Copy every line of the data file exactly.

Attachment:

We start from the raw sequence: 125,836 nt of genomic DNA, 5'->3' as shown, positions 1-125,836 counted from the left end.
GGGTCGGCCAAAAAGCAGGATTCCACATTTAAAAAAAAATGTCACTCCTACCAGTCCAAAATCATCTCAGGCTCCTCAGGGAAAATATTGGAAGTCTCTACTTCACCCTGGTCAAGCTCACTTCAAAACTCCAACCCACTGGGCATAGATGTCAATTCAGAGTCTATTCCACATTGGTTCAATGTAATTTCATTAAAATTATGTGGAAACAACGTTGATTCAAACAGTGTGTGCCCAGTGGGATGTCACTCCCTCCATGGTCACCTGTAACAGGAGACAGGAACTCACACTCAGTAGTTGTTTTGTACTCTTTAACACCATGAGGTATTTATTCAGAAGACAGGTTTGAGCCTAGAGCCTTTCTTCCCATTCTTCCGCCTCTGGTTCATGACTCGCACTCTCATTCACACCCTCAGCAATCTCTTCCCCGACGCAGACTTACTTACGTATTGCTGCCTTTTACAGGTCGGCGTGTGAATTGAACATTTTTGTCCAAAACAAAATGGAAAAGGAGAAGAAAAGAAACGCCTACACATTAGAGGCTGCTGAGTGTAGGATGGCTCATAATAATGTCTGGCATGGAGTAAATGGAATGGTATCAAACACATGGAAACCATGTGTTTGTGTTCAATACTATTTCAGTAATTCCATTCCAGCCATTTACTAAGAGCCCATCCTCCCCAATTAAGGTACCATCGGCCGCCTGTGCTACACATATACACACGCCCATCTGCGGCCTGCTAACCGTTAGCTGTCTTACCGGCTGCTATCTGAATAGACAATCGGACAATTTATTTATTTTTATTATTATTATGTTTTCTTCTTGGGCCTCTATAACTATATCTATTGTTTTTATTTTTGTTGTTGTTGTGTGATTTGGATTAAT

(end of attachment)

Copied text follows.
We start from the raw sequence: 125,836 nt of genomic DNA, 5'->3' as shown, positions 1-125,836 counted from the left end.
GGGTCGGCCAAAAAGCAGGATTCCACATTTAAAAAAAAATGTCACTCCTACCAGTCCAAAATCATCTCAGGCTCCTCAGGGAAAATATTGGAAGTCTCTACTTCACCCTGGTCAAGCTCACTTCAAAACTCCAACCCACTGGGCATAGATGTCAATTCAGAGTCTATTCCACATTGGTTCAATGTAATTTCATTAAAATTATGTGGAAACAACGTTGATTCAAACAGTGTGTGCCCAGTGGGATGTCACTCCCTCCATGGTCACCTGTAACAGGAGACAGGAACTCACACTCAGTAGTTGTTTTGTACTCTTTAACACCATGAGGTATTTATTCAGAAGACAGGTTTGAGCCTAGAGCCTTTCTTCCCATTCTTCCGCCTCTGGTTCATGACTCGCACTCTCATTCACACCCTCAGCAATCTCTTCCCCGACGCAGACTTACTTACGTATTGCTGCCTTTTACAGGTCGGCGTGTGAATTGAACATTTTTGTCCAAAACAAAATGGAAAAGGAGAAGAAAAGAAACGCCTACACATTAGAGGCTGCTGAGTGTAGGATGGCTCATAATAATGTCTGGCATGGAGTAAATGGAATGGTATCAAACACATGGAAACCATGTGTTTGTGTTCAATACTATTTCAGTAATTCCATTCCAGCCATTTACTAAGAGCCCATCCTCCCCAATTAAGGTACCATCGGCCGCCTGTGCTACACATATACACACGCCCATCTGCGGCCTGCTAACCGTTAGCTGTCTTACCGGCTGCTATCTGAATAGACAATCGGACAATTTATTTATTTTTATTATTATTATGTTTTCTTCTTGGGCCTCTATAACTATATCTATTGTTTTTATTTTTGTTGTTGTTGTGTGATTTGGATTAAT